The Fast Metabolism Diet - Haylie Pomroy
I loved the concept of this book. I have Hashimoto's (hypothyroid), celiac disease, and reactive hypoglycemia and have been trying to lose those last 10 pounds from around my middle. I do heavy impact cardio 6 days a week, follow Weight Watchers, and have been unable to lose any weight in the last 4 months. Obviously my metabolism is stalled.
The book is celiac friendly which is my biggest challenge with most diets. I do not use caffeine, drink alcohol, or use artifical sweeteners. So with most of the major eliminatons already taken care of I thought this would be not too difficult to implement. OK, maybe chocolate was going to be the hardest part.
I am a high impact Jazzercise addict (it is not your mother's 1980s leg warmer Jazzercise anymore) so losing the 500+ calories burned each day and the exercise endorphines would be a challenge. I was willing to give that up for Phases 2 and 3.
The biggest problem is that the book says it is OK for hypoglycemics. The best way for hypoglycemics (especially the ones with reactive hypoglycemia -- over production of insulin) to maintain relatively stable blood glucose levels is to combine carbs with protein. This part of the plan concerned me.
In Phase 1 you are consuming a great deal of fruit with little to no protein. In Phase 1 my blood glucose levels were on a rollercoaster. Just what my endocrinologist does not want to have happen. I ate vegetables and drank water until I could not stand it anymore. I was always hungry shortly after a meal or snack. I felt like I was always eating. I was sluggish and felt like I was in a fog doing mundane things like running errands. Not fun, but I made it through the first two days.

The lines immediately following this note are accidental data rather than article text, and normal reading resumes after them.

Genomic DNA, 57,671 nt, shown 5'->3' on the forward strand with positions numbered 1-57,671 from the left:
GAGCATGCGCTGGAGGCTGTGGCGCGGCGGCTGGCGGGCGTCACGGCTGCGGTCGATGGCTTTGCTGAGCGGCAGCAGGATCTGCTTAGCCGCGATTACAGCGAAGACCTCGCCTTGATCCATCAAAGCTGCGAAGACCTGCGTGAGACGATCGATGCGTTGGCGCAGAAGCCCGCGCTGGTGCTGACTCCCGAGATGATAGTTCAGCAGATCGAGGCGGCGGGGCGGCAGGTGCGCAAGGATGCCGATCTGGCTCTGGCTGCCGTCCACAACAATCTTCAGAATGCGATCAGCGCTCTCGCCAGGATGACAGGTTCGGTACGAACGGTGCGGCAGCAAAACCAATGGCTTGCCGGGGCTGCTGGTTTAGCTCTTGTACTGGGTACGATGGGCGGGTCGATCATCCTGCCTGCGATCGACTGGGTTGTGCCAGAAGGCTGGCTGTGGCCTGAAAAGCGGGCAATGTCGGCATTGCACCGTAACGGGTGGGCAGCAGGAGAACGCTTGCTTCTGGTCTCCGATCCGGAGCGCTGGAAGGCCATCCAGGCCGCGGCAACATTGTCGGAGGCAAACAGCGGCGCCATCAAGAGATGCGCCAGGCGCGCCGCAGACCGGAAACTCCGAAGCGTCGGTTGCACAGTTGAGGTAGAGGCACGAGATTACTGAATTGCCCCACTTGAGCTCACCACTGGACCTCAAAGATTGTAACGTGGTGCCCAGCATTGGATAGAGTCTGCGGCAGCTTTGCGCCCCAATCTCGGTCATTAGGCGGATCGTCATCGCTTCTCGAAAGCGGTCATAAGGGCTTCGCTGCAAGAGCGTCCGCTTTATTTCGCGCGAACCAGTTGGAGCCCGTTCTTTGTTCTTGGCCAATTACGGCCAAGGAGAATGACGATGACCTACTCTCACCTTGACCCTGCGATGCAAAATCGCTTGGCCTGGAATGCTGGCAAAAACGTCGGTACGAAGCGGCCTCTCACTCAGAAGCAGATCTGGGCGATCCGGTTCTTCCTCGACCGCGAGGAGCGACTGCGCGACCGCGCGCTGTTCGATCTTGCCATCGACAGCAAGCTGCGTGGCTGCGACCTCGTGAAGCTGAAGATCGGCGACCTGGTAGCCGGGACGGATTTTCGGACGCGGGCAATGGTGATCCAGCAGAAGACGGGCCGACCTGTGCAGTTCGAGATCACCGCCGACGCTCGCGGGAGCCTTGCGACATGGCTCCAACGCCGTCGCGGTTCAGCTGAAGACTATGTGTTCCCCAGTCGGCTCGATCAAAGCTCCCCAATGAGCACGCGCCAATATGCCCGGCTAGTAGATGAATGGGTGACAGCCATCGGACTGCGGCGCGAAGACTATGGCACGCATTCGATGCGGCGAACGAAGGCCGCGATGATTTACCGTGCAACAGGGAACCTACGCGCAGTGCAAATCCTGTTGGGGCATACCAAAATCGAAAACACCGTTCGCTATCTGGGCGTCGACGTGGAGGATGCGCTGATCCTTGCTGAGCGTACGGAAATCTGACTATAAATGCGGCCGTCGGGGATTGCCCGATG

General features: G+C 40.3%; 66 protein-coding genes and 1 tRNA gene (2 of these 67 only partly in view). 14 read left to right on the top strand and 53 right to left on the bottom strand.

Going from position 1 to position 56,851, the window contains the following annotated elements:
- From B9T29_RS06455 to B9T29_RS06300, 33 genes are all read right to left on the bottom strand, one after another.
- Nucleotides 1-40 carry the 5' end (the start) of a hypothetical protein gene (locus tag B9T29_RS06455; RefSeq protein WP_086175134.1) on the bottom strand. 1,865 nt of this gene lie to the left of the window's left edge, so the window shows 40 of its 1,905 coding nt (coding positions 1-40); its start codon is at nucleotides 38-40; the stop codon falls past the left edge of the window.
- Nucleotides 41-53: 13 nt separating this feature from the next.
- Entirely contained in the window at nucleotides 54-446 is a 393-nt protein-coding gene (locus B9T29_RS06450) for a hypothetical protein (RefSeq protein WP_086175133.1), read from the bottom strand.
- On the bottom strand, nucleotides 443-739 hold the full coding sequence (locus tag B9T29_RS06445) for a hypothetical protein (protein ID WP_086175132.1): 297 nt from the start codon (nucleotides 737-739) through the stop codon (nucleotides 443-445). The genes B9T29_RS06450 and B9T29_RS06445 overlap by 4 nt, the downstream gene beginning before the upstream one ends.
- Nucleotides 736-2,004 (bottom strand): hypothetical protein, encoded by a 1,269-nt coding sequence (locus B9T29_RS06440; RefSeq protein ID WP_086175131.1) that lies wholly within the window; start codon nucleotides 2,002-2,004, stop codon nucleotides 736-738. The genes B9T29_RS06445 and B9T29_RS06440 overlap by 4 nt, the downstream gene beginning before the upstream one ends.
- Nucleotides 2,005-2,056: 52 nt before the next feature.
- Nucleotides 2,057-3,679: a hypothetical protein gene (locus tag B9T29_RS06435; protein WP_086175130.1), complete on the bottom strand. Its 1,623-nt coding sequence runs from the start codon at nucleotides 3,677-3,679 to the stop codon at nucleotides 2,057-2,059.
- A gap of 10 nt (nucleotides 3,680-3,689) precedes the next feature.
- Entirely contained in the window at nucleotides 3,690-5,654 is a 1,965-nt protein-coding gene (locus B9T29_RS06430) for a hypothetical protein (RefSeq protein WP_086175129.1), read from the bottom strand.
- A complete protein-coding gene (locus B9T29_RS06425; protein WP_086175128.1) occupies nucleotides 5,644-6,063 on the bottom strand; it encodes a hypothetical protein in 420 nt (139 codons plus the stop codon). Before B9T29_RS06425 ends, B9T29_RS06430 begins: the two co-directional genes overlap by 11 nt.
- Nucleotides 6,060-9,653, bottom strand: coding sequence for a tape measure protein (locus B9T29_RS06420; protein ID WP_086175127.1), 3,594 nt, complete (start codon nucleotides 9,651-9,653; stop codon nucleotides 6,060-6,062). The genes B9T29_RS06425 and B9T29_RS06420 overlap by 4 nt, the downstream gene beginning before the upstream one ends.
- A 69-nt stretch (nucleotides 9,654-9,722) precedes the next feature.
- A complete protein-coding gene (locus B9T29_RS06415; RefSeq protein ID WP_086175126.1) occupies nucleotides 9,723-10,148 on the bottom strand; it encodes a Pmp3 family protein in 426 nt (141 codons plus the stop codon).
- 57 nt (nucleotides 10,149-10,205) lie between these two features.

Today was my first day of Phase 2. I was a bit worried by the lack of carbs (low glycemic or otherwise) but I hoped if I started the day off with a nice omelet and lots of veggies I could make it work. I went and did a body sculpting class with weights and kept my heart rate relatively low to stay within the no cardio rules. By the time I got home I was feeling awful, my blood glucose was low, so I had my snack. I felt a bit better and took a shower. By the time I got dressed my blood glucose was crashing again.
I bailed on the diet. I ate a normal balance of food groups and within an hour my blood glucose had stabilized and my brain fog had lifted (I did not remember signing my son's form for school the evening before, but my husband reminded me that I had).
Bottom line: Hypoglycemics beware! This is not a feasible eating regimen for maintaining a stable blood glucose level. You will crash and you need to be careful. I purposely did not lie down when my glucose was crashing because that would have been dangerous.